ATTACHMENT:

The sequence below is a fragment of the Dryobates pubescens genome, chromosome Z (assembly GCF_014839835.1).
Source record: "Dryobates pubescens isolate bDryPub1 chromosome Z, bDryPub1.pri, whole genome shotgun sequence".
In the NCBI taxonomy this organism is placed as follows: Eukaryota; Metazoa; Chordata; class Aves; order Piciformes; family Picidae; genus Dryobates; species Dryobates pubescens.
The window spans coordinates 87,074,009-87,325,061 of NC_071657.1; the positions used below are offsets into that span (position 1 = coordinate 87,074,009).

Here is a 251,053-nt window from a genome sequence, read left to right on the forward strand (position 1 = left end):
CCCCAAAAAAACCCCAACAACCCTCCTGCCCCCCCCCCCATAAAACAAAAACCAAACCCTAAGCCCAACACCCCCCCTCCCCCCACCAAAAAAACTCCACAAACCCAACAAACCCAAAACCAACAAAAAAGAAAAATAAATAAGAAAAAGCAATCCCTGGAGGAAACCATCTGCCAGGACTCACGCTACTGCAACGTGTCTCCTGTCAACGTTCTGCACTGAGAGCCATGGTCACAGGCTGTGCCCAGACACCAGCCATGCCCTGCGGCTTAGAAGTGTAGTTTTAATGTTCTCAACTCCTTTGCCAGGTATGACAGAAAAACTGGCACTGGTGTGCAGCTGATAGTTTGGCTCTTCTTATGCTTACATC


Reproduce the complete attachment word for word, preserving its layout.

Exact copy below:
The sequence below is a fragment of the Dryobates pubescens genome, chromosome Z (assembly GCF_014839835.1).
Source record: "Dryobates pubescens isolate bDryPub1 chromosome Z, bDryPub1.pri, whole genome shotgun sequence".
In the NCBI taxonomy this organism is placed as follows: Eukaryota; Metazoa; Chordata; class Aves; order Piciformes; family Picidae; genus Dryobates; species Dryobates pubescens.
The window spans coordinates 87,074,009-87,325,061 of NC_071657.1; the positions used below are offsets into that span (position 1 = coordinate 87,074,009).

Here is a 251,053-nt window from a genome sequence, read left to right on the forward strand (position 1 = left end):
CCCCAAAAAAACCCCAACAACCCTCCTGCCCCCCCCCCCATAAAACAAAAACCAAACCCTAAGCCCAACACCCCCCCTCCCCCCACCAAAAAAACTCCACAAACCCAACAAACCCAAAACCAACAAAAAAGAAAAATAAATAAGAAAAAGCAATCCCTGGAGGAAACCATCTGCCAGGACTCACGCTACTGCAACGTGTCTCCTGTCAACGTTCTGCACTGAGAGCCATGGTCACAGGCTGTGCCCAGACACCAGCCATGCCCTGCGGCTTAGAAGTGTAGTTTTAATGTTCTCAACTCCTTTGCCAGGTATGACAGAAAAACTGGCACTGGTGTGCAGCTGATAGTTTGGCTCTTCTTATGCTTACATC